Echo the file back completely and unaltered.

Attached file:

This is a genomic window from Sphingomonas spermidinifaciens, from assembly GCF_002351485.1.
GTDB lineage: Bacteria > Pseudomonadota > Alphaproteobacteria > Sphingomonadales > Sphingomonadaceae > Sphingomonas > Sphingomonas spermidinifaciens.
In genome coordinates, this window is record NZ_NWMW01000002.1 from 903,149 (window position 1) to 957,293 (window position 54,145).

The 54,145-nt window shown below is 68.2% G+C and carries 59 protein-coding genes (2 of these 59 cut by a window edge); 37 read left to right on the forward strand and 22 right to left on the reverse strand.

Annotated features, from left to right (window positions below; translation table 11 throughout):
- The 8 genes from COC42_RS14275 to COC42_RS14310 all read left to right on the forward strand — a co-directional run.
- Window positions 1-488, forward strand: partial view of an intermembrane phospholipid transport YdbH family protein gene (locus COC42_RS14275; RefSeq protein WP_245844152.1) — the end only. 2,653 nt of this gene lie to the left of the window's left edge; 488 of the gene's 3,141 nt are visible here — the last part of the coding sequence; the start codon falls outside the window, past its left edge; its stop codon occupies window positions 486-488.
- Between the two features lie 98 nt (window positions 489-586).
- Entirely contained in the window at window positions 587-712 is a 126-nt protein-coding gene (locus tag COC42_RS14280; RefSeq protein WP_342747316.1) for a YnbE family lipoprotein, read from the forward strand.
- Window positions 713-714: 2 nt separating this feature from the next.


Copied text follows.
This is a genomic window from Sphingomonas spermidinifaciens, from assembly GCF_002351485.1.
GTDB lineage: Bacteria > Pseudomonadota > Alphaproteobacteria > Sphingomonadales > Sphingomonadaceae > Sphingomonas > Sphingomonas spermidinifaciens.
In genome coordinates, this window is record NZ_NWMW01000002.1 from 903,149 (window position 1) to 957,293 (window position 54,145).

The 54,145-nt window shown below is 68.2% G+C and carries 59 protein-coding genes (2 of these 59 cut by a window edge); 37 read left to right on the forward strand and 22 right to left on the reverse strand.

Annotated features, from left to right (window positions below; translation table 11 throughout):
- The 8 genes from COC42_RS14275 to COC42_RS14310 all read left to right on the forward strand — a co-directional run.
- Window positions 1-488, forward strand: partial view of an intermembrane phospholipid transport YdbH family protein gene (locus COC42_RS14275; RefSeq protein WP_245844152.1) — the end only. 2,653 nt of this gene lie to the left of the window's left edge; 488 of the gene's 3,141 nt are visible here — the last part of the coding sequence; the start codon falls outside the window, past its left edge; its stop codon occupies window positions 486-488.
- Between the two features lie 98 nt (window positions 489-586).
- Entirely contained in the window at window positions 587-712 is a 126-nt protein-coding gene (locus tag COC42_RS14280; RefSeq protein WP_342747316.1) for a YnbE family lipoprotein, read from the forward strand.
- Window positions 713-714: 2 nt separating this feature from the next.